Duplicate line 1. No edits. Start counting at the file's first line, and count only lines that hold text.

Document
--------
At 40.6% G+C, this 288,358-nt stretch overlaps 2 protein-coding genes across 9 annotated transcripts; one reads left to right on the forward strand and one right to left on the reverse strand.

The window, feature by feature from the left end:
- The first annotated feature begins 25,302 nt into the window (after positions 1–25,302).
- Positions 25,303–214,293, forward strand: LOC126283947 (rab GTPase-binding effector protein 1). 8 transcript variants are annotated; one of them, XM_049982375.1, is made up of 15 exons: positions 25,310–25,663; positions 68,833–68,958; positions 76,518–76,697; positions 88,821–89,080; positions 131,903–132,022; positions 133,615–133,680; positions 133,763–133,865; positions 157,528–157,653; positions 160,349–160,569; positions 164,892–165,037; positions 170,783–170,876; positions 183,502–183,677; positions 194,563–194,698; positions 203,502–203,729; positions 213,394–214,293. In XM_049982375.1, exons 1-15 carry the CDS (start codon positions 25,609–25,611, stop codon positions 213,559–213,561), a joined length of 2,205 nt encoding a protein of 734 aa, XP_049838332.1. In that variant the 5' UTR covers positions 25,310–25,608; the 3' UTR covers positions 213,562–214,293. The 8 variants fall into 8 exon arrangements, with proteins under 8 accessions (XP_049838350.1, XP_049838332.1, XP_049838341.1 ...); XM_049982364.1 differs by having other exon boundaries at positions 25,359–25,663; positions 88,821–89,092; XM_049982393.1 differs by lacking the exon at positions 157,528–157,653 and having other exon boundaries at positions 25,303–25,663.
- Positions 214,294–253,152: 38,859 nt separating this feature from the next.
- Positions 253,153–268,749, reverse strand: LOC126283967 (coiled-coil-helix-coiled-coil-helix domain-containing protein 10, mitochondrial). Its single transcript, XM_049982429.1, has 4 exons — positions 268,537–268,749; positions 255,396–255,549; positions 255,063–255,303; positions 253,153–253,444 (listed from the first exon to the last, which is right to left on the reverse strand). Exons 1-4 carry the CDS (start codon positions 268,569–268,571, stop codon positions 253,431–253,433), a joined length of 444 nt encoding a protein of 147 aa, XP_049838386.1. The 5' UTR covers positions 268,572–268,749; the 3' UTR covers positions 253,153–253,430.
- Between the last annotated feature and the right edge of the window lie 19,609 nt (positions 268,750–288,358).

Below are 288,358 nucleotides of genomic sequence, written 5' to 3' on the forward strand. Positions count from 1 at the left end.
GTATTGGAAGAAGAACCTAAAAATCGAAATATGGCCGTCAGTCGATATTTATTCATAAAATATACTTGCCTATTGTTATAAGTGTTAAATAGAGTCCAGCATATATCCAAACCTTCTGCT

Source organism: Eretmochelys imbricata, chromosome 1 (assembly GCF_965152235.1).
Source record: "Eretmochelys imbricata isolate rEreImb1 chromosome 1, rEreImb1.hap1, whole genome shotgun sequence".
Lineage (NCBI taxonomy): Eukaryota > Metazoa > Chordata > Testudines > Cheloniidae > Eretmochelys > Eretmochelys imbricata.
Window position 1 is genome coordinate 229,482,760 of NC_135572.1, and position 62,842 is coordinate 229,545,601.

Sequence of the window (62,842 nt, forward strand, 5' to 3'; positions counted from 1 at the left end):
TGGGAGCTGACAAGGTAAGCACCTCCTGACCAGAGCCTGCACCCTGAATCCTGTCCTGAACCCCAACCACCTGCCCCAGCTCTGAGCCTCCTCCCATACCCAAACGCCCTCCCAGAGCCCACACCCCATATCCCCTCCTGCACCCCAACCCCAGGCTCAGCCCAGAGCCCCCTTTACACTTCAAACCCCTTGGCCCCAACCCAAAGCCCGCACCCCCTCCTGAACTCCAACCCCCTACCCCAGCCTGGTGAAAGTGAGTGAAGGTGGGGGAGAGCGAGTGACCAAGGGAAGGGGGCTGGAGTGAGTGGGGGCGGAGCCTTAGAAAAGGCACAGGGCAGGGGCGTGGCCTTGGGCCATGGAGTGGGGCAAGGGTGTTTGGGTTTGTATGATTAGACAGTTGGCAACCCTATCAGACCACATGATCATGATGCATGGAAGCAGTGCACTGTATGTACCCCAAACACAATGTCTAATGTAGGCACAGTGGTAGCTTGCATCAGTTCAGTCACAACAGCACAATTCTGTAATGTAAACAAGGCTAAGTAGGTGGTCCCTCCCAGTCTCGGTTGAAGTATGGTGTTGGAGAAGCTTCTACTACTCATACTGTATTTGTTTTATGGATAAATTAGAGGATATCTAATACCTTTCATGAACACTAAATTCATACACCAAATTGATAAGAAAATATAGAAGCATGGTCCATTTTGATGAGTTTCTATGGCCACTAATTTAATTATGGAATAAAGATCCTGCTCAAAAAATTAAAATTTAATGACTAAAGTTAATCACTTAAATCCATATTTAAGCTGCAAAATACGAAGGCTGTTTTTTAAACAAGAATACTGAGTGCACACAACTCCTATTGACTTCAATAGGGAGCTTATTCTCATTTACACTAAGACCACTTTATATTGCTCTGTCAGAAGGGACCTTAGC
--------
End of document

At 40.6% G+C, this 288,358-nt stretch overlaps 2 protein-coding genes across 9 annotated transcripts; one reads left to right on the forward strand and one right to left on the reverse strand.